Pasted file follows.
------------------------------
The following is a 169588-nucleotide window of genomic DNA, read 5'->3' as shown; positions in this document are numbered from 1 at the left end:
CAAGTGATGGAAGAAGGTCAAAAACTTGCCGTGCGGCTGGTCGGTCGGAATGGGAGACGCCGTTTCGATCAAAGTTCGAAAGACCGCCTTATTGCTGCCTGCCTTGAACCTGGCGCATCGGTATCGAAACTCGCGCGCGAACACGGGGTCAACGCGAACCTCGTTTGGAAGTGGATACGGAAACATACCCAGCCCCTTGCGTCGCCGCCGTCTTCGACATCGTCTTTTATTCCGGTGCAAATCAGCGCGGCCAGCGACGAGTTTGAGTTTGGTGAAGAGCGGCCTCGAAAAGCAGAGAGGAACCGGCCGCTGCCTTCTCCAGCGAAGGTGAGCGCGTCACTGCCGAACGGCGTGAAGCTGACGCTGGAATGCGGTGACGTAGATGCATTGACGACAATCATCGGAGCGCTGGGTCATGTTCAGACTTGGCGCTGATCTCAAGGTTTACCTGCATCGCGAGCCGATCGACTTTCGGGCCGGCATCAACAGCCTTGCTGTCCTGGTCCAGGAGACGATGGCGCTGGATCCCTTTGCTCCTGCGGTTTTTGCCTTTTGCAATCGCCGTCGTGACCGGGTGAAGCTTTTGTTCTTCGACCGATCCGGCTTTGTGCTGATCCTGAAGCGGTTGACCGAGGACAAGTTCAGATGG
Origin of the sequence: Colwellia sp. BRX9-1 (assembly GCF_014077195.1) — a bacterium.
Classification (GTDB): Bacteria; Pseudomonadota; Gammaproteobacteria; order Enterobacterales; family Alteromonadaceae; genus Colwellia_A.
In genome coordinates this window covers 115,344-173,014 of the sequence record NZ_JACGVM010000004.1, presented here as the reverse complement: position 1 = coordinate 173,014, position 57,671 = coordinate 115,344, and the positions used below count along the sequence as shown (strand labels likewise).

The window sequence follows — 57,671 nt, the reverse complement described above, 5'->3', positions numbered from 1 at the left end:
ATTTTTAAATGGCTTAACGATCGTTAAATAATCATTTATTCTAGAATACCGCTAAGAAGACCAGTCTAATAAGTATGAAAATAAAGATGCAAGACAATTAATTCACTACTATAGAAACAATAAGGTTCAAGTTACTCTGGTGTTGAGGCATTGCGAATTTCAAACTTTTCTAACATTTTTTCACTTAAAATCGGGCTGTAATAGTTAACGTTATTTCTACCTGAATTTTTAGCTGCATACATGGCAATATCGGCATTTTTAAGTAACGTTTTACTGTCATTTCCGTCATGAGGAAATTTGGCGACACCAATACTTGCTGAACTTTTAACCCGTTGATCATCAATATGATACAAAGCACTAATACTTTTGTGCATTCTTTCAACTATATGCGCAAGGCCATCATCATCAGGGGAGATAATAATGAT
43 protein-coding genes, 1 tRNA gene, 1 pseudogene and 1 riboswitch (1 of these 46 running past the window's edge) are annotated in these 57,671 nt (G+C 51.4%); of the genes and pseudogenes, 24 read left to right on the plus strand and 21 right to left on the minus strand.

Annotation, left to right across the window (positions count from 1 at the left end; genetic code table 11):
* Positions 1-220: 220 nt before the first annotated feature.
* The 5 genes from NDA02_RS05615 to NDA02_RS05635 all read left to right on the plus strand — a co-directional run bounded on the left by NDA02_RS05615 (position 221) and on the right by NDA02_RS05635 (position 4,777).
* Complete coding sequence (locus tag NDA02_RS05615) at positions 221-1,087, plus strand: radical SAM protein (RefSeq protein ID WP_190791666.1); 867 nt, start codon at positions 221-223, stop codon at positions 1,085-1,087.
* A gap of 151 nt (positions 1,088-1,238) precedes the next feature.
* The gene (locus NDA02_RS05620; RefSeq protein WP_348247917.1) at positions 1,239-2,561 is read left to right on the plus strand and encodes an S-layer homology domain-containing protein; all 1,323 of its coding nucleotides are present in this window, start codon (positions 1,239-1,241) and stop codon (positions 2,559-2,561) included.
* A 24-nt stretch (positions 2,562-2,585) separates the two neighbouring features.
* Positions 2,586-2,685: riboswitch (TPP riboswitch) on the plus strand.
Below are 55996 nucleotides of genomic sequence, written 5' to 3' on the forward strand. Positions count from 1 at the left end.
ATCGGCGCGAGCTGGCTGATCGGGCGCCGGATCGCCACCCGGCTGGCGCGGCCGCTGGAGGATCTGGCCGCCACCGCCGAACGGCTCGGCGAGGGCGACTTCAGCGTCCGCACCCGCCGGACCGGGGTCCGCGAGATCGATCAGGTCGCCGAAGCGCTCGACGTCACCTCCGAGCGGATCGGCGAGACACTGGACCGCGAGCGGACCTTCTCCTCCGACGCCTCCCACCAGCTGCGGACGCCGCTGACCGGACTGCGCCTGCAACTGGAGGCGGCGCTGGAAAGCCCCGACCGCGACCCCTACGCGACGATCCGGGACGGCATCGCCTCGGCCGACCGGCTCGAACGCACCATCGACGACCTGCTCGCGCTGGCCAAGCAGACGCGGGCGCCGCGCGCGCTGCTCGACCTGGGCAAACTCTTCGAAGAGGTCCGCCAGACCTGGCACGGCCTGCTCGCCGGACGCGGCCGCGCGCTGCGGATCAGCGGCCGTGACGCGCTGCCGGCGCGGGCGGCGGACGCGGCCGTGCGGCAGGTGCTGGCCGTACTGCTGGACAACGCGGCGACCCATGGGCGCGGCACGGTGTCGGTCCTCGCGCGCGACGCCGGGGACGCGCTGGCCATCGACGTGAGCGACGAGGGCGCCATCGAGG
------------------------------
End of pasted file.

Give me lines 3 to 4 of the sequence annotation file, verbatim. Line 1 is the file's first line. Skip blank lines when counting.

Origin of the sequence: Colwellia sp. BRX9-1 (assembly GCF_014077195.1) — a bacterium.
Classification (GTDB): Bacteria; Pseudomonadota; Gammaproteobacteria; order Enterobacterales; family Alteromonadaceae; genus Colwellia_A.